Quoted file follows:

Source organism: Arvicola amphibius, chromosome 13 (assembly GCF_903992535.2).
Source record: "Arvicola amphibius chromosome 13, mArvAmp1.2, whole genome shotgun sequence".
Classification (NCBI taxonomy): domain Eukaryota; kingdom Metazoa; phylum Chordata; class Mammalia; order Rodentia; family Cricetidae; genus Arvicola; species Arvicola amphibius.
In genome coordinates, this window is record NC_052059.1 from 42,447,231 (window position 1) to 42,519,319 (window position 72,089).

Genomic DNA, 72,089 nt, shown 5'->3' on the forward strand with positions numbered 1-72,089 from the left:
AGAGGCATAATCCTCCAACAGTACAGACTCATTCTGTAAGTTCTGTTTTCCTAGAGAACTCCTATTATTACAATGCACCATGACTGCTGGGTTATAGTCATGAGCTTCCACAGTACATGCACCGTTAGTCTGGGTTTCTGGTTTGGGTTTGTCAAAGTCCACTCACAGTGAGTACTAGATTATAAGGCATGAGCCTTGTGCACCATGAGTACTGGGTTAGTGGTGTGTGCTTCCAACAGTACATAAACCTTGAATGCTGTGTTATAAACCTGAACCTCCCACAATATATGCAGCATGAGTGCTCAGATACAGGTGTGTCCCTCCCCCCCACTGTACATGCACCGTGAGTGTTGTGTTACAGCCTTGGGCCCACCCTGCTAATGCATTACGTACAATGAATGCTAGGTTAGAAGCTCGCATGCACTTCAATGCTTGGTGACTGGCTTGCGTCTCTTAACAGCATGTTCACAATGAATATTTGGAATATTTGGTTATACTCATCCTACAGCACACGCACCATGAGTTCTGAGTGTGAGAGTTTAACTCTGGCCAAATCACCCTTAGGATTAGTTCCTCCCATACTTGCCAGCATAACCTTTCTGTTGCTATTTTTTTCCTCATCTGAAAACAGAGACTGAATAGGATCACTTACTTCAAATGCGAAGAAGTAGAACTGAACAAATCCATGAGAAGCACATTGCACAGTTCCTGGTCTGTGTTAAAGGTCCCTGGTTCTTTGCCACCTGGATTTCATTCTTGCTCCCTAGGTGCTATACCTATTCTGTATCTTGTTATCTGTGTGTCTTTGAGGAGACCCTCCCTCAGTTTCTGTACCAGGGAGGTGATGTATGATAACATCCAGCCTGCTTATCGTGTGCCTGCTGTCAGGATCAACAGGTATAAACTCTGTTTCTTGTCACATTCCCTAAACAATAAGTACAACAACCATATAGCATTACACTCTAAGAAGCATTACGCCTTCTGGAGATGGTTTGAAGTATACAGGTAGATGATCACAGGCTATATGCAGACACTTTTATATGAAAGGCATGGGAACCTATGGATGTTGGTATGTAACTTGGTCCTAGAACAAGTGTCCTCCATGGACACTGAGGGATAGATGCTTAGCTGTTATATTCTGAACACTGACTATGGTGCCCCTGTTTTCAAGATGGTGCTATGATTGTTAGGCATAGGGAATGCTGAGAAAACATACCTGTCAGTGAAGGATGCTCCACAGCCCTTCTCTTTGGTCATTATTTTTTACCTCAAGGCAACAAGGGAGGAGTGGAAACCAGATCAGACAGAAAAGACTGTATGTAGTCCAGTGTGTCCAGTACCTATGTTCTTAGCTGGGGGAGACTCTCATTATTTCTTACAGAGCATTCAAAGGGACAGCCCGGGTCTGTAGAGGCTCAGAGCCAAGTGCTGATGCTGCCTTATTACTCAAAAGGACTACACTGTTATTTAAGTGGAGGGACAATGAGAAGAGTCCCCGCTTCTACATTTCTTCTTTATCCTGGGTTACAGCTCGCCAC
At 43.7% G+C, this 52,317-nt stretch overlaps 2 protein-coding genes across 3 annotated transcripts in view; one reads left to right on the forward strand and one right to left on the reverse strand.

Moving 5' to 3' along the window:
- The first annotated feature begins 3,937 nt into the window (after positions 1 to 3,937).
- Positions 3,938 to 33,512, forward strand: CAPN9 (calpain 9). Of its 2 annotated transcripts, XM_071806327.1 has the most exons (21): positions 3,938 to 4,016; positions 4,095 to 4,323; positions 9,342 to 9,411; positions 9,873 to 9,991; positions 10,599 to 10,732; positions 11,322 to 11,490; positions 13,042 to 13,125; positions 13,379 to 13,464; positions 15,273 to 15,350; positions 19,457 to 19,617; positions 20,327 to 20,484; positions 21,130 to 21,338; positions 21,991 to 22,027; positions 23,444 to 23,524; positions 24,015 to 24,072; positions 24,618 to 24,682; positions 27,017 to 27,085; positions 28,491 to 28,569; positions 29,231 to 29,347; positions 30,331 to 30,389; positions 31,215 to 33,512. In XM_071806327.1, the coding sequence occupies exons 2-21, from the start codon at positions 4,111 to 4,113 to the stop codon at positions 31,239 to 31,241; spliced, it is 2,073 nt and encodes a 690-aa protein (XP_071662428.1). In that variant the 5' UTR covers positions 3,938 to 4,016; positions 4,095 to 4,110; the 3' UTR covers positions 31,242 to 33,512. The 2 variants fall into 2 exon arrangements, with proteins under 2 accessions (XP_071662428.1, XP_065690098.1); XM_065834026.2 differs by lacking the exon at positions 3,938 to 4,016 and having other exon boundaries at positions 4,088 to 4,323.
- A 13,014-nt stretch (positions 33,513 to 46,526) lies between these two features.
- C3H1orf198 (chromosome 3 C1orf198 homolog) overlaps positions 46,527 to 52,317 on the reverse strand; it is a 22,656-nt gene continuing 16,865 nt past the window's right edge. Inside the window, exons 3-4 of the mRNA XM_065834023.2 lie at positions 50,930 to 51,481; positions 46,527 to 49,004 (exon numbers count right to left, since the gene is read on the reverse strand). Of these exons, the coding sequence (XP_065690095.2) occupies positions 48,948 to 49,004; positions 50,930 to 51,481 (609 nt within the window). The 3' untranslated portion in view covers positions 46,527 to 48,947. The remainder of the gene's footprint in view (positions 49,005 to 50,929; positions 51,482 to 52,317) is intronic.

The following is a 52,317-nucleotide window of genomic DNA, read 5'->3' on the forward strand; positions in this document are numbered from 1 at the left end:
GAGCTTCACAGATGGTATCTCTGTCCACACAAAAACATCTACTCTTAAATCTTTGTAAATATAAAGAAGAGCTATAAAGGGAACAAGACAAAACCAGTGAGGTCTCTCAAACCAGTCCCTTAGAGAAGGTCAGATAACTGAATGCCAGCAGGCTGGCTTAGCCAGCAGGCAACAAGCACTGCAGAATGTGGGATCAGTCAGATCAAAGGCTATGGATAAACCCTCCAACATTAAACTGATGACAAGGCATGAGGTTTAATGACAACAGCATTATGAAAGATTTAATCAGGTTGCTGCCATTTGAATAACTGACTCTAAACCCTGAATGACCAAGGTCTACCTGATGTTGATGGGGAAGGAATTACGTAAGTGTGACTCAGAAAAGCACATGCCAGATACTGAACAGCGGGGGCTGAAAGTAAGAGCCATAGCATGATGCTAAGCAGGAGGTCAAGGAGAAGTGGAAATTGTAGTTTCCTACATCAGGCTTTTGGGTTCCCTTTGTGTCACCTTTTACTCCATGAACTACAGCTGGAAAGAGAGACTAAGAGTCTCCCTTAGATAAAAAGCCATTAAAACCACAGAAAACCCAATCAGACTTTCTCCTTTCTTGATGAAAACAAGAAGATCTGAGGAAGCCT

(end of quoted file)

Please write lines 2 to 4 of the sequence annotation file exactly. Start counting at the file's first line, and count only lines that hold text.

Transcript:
Source record: "Arvicola amphibius chromosome 13, mArvAmp1.2, whole genome shotgun sequence".
Classification (NCBI taxonomy): domain Eukaryota; kingdom Metazoa; phylum Chordata; class Mammalia; order Rodentia; family Cricetidae; genus Arvicola; species Arvicola amphibius.
In genome coordinates, this window is record NC_052059.1 from 42,447,231 (window position 1) to 42,519,319 (window position 72,089).